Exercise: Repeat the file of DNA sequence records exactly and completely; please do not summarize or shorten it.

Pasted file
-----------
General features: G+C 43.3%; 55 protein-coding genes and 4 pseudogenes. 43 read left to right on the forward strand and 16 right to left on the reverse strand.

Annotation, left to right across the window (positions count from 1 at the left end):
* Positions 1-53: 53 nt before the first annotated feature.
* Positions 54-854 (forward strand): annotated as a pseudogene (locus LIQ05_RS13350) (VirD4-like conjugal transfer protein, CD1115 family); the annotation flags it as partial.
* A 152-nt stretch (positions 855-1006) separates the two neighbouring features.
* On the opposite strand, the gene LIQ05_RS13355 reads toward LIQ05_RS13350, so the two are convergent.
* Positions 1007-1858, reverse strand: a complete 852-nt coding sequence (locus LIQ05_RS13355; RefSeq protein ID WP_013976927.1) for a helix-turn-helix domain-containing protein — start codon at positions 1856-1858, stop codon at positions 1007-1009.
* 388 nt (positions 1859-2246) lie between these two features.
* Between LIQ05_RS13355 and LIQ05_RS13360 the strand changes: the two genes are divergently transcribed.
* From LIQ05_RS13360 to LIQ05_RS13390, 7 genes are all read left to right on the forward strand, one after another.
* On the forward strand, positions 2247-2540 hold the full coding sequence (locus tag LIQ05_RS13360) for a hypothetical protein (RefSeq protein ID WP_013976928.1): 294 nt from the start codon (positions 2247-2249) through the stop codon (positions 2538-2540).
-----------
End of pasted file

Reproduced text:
General features: G+C 43.3%; 55 protein-coding genes and 4 pseudogenes. 43 read left to right on the forward strand and 16 right to left on the reverse strand.

Annotation, left to right across the window (positions count from 1 at the left end):
* Positions 1-53: 53 nt before the first annotated feature.
* Positions 54-854 (forward strand): annotated as a pseudogene (locus LIQ05_RS13350) (VirD4-like conjugal transfer protein, CD1115 family); the annotation flags it as partial.
* A 152-nt stretch (positions 855-1006) separates the two neighbouring features.
* On the opposite strand, the gene LIQ05_RS13355 reads toward LIQ05_RS13350, so the two are convergent.
* Positions 1007-1858, reverse strand: a complete 852-nt coding sequence (locus LIQ05_RS13355; RefSeq protein ID WP_013976927.1) for a helix-turn-helix domain-containing protein — start codon at positions 1856-1858, stop codon at positions 1007-1009.
* 388 nt (positions 1859-2246) lie between these two features.
* Between LIQ05_RS13355 and LIQ05_RS13360 the strand changes: the two genes are divergently transcribed.
* From LIQ05_RS13360 to LIQ05_RS13390, 7 genes are all read left to right on the forward strand, one after another.
* On the forward strand, positions 2247-2540 hold the full coding sequence (locus tag LIQ05_RS13360) for a hypothetical protein (RefSeq protein ID WP_013976928.1): 294 nt from the start codon (positions 2247-2249) through the stop codon (positions 2538-2540).